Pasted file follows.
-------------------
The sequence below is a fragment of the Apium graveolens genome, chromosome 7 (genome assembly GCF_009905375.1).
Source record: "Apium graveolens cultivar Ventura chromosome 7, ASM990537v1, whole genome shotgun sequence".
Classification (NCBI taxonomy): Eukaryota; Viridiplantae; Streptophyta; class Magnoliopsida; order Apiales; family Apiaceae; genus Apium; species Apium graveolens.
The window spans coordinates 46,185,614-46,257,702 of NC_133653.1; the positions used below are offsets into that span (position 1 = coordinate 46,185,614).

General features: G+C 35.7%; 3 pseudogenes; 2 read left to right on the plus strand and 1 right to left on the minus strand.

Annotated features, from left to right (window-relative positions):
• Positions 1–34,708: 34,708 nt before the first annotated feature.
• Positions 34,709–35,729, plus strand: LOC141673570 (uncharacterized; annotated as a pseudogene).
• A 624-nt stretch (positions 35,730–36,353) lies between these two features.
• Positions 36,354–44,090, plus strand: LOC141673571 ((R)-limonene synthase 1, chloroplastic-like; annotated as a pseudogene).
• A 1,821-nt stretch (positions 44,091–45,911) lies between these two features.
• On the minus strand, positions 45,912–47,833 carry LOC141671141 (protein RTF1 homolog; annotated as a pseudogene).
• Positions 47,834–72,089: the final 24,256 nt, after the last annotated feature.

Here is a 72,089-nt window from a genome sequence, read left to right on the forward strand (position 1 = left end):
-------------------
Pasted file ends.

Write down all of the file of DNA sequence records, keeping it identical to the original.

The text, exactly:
The sequence below is a fragment of the Apium graveolens genome, chromosome 7 (genome assembly GCF_009905375.1).
Source record: "Apium graveolens cultivar Ventura chromosome 7, ASM990537v1, whole genome shotgun sequence".
Classification (NCBI taxonomy): Eukaryota; Viridiplantae; Streptophyta; class Magnoliopsida; order Apiales; family Apiaceae; genus Apium; species Apium graveolens.
The window spans coordinates 46,185,614-46,257,702 of NC_133653.1; the positions used below are offsets into that span (position 1 = coordinate 46,185,614).

General features: G+C 35.7%; 3 pseudogenes; 2 read left to right on the plus strand and 1 right to left on the minus strand.

Annotated features, from left to right (window-relative positions):
• Positions 1–34,708: 34,708 nt before the first annotated feature.
• Positions 34,709–35,729, plus strand: LOC141673570 (uncharacterized; annotated as a pseudogene).
• A 624-nt stretch (positions 35,730–36,353) lies between these two features.
• Positions 36,354–44,090, plus strand: LOC141673571 ((R)-limonene synthase 1, chloroplastic-like; annotated as a pseudogene).
• A 1,821-nt stretch (positions 44,091–45,911) lies between these two features.
• On the minus strand, positions 45,912–47,833 carry LOC141671141 (protein RTF1 homolog; annotated as a pseudogene).
• Positions 47,834–72,089: the final 24,256 nt, after the last annotated feature.

Here is a 72,089-nt window from a genome sequence, read left to right on the forward strand (position 1 = left end):